Rights groups seek UN investigation into Indian Kashmir 'torture'

Srinagar (India) (AFP) –


Tens of thousands of people in Indian Kashmir have been subjected to torture in the past three decades, according to a report released Monday by two prominent human rights groups which called for a UN investigation.

The report said at least 40 people in 432 case studies researched died "as a result of injuries received during torture."

The Indian government declined to make an immediate comment on the claims by the Association of Parents of Disappeared Persons and the Jammu Kashmir Coalition of Civil Society. Officials said authorities would study the allegations first.

Kashmir is marking the 30th anniversary of an uprising which has left tens of thousands dead, mainly civilians.

The Muslim majority Himalayan region has been divided between Pakistani and Indian sectors since their independence in 1947 and both claim it in full.

Kashmir civilians have been systematically tortured by the Indian state to curb dissent, said the report titled: "Torture: Indian State's Instrument of Control in Indian Administered Jammu and Kashmir."

While past scandals involving US prisons at Guantanamo Bay and Abu Ghraib in Iraq had received international attention, "torture remains hidden in Jammu and Kashmir, where tens of thousands of civilians have been subjected to it," said a statement issued by the groups.

The report said the 432 individuals investigated had been subjected to water-boarding, beatings with iron rods and leather belts and electric shocks to the genitals.

It said the latest death was in March when a school principal, Rizwan Pandith, died while being held by a police special counter-insurgency group.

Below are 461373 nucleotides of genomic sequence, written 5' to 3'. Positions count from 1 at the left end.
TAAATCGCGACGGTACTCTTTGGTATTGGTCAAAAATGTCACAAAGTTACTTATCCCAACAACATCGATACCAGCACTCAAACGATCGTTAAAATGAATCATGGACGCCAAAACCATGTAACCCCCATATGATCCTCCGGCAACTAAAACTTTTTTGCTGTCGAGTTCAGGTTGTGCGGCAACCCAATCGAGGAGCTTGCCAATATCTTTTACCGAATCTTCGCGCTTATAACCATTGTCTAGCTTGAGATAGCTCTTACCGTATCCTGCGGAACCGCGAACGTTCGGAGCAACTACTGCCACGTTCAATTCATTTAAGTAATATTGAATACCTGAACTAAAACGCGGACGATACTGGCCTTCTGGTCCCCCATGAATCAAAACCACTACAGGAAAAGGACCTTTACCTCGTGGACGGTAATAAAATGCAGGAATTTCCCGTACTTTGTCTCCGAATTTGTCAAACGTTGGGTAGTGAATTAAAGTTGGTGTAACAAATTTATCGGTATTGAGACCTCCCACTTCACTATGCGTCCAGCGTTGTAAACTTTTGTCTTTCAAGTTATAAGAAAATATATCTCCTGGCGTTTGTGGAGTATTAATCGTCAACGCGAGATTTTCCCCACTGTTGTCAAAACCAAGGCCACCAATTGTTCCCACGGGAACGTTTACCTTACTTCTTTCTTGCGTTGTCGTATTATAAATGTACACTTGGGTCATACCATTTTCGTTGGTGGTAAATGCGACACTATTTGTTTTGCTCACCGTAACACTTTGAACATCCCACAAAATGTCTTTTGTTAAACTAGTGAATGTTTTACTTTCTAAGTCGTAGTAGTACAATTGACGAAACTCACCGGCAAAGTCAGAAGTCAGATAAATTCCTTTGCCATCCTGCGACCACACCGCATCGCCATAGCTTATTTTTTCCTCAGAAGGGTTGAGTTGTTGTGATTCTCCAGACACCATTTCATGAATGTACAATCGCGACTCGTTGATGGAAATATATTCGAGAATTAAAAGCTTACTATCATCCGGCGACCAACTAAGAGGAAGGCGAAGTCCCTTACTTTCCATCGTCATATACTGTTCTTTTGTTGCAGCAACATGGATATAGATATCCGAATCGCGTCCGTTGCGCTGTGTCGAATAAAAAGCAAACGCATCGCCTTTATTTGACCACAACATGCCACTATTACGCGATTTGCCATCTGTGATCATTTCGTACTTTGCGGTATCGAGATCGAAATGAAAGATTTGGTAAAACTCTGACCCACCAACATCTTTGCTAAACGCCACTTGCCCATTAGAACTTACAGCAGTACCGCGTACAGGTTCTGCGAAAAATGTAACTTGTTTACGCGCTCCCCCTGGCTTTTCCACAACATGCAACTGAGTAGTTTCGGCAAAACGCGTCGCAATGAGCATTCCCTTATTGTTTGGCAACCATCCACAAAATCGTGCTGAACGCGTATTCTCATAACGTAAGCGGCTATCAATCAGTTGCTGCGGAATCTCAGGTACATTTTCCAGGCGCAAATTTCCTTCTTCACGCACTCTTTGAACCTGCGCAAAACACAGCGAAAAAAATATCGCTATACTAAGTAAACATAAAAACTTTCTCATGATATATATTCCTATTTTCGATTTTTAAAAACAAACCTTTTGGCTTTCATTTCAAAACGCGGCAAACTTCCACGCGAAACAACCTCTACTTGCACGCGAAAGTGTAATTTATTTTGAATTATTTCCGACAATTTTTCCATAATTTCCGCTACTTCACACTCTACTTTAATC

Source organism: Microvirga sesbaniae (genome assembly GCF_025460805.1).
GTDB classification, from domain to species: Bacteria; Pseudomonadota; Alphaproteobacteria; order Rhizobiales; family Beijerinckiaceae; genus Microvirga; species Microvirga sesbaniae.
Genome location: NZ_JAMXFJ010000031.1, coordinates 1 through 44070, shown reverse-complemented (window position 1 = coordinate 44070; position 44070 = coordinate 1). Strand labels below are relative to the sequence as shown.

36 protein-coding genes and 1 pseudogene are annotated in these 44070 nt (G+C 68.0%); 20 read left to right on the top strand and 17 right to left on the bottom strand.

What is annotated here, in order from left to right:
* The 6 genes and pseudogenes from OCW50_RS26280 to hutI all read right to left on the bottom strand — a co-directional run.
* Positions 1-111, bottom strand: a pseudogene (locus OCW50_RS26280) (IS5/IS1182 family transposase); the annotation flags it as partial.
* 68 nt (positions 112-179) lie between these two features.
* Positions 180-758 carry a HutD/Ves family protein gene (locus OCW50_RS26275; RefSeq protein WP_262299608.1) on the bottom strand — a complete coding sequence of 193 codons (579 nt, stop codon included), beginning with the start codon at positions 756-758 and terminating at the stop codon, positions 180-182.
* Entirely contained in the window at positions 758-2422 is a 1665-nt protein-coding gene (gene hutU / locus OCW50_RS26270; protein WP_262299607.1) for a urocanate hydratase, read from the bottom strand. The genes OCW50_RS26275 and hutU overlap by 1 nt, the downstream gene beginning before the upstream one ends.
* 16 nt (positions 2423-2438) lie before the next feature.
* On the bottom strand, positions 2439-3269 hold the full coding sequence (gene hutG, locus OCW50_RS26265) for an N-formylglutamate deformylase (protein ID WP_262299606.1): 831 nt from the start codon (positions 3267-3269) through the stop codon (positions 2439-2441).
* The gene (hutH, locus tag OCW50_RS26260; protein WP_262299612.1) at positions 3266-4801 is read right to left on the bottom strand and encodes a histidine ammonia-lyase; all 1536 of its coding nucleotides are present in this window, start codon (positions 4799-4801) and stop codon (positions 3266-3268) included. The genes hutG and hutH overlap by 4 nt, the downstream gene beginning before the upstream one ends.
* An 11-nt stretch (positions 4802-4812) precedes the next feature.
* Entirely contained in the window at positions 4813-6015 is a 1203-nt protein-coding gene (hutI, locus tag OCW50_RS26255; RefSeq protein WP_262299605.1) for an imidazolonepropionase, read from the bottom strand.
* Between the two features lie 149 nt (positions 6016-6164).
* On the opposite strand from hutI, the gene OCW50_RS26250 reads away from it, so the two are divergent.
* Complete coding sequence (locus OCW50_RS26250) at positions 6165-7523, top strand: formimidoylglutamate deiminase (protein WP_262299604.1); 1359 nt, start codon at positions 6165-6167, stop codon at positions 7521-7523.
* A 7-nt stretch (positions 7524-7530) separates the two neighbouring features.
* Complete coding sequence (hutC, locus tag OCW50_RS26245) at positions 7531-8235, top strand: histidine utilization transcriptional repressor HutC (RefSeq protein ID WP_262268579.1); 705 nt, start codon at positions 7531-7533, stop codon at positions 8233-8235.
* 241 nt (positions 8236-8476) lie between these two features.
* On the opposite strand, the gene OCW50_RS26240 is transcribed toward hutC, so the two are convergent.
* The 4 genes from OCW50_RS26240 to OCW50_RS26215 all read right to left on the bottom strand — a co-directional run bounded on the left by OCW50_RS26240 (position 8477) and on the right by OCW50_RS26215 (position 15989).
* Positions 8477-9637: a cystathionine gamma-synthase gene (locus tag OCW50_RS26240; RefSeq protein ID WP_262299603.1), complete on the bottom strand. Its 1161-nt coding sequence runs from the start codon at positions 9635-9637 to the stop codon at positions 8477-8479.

Police alleged the 29-year-old died while "he was trying to escape from police custody," the report said.

The rights groups called for an international investigation led by the UN High Commissioner for Human Rights. They urged India to ratify the UN Convention Against Torture.

Indian governments have for decades denied access to Kashmir for UN investigators.

Juan Mendez, a UN special rapporteur on torture from 2010 to 2016, said he made repeated requests for the Indian UN mission in Geneva to issue an invitation but got no response.

The report said torture has been used since Kashmir's division in 1947.

The practice "attained an unprecedented magnitude post 1990" after the current insurgency erupted.

A top security official in Kashmir told AFP, speaking on condition of anonymity, that the government would respond only after examining the document.

In 2010, the whistleblower website Wikileaks told how the United States had evidence of torture of civilians in Indian Kashmir following briefings by the International Committee of the Red Cross.

In 2018, India rejected the first ever UN report on human rights abuses blamed on government forces in Kashmir, calling it "fallacious, tendentious and motivated".